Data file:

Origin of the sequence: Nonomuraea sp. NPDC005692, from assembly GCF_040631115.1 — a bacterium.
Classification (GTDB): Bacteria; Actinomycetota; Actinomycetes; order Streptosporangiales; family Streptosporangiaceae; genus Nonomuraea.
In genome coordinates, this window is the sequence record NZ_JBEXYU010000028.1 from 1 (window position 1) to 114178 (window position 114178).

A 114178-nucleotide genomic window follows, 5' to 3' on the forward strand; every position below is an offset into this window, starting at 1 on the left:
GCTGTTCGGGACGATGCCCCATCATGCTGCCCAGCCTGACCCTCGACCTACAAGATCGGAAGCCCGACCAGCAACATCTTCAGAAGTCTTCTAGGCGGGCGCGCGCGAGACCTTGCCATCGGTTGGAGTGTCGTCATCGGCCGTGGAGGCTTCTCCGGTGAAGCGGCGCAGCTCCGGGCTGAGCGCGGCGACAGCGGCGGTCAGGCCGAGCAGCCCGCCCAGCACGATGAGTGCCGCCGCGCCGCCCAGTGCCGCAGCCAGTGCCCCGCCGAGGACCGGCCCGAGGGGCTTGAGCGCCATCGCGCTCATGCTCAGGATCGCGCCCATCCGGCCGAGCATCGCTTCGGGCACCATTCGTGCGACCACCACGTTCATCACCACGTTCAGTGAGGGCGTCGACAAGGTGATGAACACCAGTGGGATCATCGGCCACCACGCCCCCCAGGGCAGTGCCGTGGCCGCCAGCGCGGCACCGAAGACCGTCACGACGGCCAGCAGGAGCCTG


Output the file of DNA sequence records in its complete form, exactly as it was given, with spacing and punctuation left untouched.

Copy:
Origin of the sequence: Nonomuraea sp. NPDC005692, from assembly GCF_040631115.1 — a bacterium.
Classification (GTDB): Bacteria; Actinomycetota; Actinomycetes; order Streptosporangiales; family Streptosporangiaceae; genus Nonomuraea.
In genome coordinates, this window is the sequence record NZ_JBEXYU010000028.1 from 1 (window position 1) to 114178 (window position 114178).

A 114178-nucleotide genomic window follows, 5' to 3' on the forward strand; every position below is an offset into this window, starting at 1 on the left:
GCTGTTCGGGACGATGCCCCATCATGCTGCCCAGCCTGACCCTCGACCTACAAGATCGGAAGCCCGACCAGCAACATCTTCAGAAGTCTTCTAGGCGGGCGCGCGCGAGACCTTGCCATCGGTTGGAGTGTCGTCATCGGCCGTGGAGGCTTCTCCGGTGAAGCGGCGCAGCTCCGGGCTGAGCGCGGCGACAGCGGCGGTCAGGCCGAGCAGCCCGCCCAGCACGATGAGTGCCGCCGCGCCGCCCAGTGCCGCAGCCAGTGCCCCGCCGAGGACCGGCCCGAGGGGCTTGAGCGCCATCGCGCTCATGCTCAGGATCGCGCCCATCCGGCCGAGCATCGCTTCGGGCACCATTCGTGCGACCACCACGTTCATCACCACGTTCAGTGAGGGCGTCGACAAGGTGATGAACACCAGTGGGATCATCGGCCACCACGCCCCCCAGGGCAGTGCCGTGGCCGCCAGCGCGGCACCGAAGACCGTCACGACGGCCAGCAGGAGCCTG